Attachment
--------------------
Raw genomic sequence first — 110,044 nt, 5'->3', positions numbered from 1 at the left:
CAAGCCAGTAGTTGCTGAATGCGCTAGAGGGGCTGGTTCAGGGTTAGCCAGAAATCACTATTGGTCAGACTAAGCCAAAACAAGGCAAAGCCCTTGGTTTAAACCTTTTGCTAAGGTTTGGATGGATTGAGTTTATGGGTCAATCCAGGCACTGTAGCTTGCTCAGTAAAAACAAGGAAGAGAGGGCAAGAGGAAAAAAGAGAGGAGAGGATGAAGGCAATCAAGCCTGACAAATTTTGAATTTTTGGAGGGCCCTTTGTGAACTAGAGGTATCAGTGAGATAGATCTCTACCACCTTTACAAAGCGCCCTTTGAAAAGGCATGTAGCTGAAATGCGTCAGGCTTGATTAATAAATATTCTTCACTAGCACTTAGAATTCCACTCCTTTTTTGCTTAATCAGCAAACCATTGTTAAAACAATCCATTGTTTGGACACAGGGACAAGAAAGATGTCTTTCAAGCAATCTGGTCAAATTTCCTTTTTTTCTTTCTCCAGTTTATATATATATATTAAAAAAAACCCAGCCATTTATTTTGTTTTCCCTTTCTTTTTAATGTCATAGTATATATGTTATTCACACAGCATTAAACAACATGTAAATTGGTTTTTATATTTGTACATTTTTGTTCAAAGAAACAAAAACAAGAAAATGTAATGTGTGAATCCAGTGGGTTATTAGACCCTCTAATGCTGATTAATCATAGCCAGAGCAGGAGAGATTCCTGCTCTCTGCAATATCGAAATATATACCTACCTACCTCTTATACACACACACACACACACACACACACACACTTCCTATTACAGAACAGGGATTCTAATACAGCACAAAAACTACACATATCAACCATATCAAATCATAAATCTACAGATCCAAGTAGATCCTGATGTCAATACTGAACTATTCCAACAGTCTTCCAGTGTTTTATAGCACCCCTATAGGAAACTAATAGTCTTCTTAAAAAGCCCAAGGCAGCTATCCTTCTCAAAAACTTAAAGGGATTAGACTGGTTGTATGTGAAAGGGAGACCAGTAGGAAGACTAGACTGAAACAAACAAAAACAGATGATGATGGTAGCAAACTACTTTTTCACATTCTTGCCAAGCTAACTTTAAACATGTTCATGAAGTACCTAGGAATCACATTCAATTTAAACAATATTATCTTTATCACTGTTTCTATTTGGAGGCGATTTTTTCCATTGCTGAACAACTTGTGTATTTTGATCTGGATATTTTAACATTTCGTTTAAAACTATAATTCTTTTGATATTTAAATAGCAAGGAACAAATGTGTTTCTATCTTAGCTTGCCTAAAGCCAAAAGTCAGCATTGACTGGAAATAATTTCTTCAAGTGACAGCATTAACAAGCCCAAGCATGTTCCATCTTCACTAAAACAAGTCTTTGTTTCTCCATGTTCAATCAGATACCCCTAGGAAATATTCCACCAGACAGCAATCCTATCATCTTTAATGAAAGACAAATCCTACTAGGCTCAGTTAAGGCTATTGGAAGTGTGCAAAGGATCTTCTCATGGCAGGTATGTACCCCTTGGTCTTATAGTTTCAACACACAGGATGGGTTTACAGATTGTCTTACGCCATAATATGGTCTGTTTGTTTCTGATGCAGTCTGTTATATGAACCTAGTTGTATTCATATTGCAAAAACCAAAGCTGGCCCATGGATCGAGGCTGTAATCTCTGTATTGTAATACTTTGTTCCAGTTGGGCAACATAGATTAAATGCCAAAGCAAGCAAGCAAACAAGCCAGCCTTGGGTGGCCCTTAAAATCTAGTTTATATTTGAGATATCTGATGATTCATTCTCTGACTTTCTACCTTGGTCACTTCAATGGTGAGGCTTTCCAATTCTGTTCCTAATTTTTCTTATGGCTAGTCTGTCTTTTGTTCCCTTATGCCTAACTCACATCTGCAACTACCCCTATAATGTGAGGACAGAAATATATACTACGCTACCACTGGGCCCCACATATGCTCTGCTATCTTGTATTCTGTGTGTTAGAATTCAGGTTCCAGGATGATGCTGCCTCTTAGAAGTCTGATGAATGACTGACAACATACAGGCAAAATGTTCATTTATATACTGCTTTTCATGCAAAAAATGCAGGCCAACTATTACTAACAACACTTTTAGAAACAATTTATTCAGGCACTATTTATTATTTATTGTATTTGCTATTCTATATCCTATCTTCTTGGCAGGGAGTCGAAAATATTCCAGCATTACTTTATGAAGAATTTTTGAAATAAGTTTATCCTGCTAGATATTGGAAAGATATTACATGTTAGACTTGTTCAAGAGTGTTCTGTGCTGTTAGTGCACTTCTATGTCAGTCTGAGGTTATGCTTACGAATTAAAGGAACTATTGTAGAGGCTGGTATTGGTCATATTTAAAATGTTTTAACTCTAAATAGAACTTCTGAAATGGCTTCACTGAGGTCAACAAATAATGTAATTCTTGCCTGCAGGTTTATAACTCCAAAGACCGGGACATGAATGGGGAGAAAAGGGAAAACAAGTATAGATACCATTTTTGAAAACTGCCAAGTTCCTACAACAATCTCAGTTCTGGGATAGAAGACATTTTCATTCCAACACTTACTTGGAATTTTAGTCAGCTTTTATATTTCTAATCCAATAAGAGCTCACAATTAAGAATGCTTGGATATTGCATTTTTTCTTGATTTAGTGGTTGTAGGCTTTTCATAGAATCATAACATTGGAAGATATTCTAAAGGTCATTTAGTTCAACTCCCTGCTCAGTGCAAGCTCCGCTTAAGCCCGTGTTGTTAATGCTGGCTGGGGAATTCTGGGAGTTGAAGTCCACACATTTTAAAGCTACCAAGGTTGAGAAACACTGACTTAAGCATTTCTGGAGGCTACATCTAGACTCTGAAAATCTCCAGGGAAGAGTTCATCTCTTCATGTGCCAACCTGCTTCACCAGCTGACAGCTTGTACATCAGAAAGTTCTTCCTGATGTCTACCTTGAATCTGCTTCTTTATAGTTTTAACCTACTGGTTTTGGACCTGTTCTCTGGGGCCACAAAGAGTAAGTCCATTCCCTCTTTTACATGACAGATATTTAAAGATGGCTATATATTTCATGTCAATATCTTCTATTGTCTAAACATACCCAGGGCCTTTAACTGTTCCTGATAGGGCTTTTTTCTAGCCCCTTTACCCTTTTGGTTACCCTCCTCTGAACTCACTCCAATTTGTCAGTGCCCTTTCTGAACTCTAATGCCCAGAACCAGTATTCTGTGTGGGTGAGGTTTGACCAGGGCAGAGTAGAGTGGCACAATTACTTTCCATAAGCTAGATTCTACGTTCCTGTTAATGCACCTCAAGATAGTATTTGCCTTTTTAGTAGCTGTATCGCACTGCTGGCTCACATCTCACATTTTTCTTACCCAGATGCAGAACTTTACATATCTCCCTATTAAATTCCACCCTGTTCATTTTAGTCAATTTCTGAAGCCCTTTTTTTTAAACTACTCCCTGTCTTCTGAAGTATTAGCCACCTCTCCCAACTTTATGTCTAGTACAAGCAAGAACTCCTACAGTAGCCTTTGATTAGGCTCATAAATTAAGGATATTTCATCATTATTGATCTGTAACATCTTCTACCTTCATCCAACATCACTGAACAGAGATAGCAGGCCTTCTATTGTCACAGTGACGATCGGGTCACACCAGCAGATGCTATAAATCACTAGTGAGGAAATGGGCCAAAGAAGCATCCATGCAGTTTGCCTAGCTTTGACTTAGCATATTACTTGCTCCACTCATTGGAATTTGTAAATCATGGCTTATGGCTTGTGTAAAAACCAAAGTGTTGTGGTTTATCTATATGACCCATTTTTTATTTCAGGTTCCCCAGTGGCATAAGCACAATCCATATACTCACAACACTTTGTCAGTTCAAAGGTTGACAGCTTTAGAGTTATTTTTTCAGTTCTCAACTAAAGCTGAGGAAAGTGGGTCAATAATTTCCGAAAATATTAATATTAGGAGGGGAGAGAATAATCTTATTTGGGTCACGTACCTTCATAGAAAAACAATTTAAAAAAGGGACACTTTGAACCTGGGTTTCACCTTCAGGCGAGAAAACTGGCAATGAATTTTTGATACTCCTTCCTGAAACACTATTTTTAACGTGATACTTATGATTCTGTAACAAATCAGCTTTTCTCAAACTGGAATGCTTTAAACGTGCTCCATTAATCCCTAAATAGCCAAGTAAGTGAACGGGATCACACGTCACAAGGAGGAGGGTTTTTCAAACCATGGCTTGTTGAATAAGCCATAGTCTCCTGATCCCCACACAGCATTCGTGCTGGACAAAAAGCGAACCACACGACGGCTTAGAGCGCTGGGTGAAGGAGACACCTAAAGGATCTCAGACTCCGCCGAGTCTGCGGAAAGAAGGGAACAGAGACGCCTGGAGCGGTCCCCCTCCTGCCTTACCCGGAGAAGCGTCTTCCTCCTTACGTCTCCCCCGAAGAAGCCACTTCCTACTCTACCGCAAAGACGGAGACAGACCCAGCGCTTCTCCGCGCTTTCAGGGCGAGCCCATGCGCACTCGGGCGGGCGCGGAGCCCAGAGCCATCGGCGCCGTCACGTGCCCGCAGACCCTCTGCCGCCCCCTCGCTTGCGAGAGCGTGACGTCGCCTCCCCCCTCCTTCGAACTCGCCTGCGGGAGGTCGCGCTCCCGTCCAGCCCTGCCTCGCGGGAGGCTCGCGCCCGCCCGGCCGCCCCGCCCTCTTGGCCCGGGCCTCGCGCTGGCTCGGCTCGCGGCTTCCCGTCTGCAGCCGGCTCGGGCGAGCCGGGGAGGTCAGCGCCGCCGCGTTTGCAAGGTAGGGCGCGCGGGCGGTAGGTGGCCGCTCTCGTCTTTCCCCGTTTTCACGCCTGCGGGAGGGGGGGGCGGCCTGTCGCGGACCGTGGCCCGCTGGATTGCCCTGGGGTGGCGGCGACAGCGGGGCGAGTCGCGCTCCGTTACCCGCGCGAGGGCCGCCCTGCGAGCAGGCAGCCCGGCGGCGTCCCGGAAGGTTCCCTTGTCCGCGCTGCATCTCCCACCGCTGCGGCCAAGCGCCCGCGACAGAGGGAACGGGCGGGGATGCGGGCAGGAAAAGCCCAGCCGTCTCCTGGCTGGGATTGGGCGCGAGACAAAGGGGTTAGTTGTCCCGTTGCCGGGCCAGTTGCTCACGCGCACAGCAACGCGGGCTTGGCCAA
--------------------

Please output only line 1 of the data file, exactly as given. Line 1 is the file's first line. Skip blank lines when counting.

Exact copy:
Raw genomic sequence first — 110,044 nt, 5'->3', positions numbered from 1 at the left: